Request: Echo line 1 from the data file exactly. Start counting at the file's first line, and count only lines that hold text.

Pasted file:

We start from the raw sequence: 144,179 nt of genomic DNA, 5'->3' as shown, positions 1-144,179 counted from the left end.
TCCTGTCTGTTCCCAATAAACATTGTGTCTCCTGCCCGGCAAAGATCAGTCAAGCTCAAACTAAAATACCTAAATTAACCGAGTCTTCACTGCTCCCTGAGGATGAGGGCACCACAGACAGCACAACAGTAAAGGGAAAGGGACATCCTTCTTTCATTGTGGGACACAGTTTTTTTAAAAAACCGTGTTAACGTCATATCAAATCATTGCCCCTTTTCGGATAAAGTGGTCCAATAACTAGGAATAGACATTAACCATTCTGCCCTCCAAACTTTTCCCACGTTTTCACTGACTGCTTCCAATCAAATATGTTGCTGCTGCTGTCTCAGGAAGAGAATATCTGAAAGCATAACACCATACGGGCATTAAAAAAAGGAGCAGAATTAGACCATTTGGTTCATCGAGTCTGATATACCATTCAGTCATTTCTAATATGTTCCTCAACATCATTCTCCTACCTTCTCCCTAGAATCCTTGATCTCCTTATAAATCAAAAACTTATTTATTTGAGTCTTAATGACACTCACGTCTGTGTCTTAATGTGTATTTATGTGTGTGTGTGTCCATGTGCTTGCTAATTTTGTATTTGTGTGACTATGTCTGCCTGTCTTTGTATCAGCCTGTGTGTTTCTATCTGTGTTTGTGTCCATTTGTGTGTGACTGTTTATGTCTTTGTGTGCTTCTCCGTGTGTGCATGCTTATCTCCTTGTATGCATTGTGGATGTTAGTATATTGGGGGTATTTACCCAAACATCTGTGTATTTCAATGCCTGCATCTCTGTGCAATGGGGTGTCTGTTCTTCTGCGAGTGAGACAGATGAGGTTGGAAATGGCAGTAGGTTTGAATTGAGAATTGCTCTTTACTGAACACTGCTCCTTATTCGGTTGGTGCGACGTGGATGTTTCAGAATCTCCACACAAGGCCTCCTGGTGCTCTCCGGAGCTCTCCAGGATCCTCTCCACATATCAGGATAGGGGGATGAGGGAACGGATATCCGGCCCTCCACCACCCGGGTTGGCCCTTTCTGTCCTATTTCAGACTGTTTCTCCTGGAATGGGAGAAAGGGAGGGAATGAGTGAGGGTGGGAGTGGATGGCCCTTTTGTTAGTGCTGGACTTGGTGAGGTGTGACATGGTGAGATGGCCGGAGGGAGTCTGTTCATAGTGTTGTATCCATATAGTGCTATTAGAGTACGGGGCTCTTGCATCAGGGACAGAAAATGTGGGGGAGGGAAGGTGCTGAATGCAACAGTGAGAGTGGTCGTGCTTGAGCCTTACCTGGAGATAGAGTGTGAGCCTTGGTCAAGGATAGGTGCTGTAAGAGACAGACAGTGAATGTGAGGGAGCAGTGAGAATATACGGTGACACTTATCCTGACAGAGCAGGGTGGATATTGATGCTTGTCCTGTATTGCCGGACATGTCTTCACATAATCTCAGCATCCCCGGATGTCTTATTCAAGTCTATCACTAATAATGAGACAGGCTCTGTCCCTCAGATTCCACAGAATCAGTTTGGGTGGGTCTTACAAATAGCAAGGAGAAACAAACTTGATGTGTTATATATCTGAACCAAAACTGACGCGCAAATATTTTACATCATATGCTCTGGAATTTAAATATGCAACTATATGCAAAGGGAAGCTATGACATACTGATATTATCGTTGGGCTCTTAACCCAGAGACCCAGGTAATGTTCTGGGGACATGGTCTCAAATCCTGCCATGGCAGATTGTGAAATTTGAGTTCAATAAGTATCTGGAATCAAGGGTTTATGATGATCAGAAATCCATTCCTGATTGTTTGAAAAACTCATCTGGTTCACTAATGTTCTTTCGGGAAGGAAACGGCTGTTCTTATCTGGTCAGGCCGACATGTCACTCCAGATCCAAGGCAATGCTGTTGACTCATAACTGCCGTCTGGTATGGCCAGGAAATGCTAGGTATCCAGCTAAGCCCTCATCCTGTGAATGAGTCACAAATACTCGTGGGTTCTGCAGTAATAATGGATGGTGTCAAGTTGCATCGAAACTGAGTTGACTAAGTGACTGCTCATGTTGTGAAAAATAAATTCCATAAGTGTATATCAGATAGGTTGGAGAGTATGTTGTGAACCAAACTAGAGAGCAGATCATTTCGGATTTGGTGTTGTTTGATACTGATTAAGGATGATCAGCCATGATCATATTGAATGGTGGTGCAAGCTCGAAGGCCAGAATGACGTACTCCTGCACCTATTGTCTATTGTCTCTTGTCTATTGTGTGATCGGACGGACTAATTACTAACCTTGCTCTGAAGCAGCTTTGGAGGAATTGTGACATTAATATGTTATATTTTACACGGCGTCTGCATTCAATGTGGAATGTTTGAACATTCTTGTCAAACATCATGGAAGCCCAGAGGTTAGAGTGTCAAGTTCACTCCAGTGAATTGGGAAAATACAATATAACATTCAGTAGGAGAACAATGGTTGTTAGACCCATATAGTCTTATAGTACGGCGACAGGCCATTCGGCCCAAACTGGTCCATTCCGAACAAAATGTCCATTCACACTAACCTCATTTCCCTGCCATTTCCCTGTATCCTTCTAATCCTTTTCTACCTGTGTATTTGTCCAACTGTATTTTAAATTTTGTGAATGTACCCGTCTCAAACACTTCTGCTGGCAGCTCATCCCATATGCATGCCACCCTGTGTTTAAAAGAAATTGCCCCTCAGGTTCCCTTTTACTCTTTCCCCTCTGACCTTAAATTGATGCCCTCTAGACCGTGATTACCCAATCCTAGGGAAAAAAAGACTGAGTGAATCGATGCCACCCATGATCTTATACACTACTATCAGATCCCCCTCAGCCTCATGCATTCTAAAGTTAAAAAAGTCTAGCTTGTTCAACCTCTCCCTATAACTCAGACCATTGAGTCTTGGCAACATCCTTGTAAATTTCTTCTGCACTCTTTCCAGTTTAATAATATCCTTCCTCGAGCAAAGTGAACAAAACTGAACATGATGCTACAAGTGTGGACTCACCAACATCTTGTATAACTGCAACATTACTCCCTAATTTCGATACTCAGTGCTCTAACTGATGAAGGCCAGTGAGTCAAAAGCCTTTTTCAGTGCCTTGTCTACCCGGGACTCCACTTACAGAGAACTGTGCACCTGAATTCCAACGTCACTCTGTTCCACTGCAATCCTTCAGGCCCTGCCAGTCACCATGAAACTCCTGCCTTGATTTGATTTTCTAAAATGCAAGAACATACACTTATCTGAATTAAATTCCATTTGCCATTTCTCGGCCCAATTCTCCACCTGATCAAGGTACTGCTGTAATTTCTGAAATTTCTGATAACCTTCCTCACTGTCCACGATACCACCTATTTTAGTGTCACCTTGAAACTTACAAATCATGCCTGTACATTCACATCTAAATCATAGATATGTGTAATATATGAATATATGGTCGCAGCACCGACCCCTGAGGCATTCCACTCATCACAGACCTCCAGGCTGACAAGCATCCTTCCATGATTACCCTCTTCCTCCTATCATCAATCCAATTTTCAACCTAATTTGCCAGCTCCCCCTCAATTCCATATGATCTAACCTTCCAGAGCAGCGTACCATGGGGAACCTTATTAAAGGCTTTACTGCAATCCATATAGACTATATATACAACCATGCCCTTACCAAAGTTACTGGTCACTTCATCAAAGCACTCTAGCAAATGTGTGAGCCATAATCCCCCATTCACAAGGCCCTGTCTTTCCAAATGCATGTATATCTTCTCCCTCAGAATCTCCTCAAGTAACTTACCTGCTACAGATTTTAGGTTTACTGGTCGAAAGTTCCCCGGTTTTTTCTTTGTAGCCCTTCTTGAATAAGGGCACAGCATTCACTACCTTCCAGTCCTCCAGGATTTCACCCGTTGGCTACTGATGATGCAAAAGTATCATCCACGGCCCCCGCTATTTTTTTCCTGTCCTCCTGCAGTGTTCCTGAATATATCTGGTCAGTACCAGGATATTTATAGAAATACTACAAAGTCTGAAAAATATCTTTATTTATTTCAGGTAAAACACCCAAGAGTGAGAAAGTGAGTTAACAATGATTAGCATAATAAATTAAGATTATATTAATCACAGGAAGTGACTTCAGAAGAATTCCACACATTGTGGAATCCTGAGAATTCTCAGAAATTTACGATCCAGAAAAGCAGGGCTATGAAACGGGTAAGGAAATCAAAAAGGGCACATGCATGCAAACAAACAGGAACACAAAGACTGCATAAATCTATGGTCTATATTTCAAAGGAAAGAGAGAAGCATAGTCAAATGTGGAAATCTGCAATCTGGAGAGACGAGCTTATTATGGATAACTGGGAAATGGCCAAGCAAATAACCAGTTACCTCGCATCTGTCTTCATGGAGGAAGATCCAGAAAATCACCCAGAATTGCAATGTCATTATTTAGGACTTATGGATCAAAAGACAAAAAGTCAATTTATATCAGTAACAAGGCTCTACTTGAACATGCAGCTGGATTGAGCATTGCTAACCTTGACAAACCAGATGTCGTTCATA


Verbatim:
We start from the raw sequence: 144,179 nt of genomic DNA, 5'->3' as shown, positions 1-144,179 counted from the left end.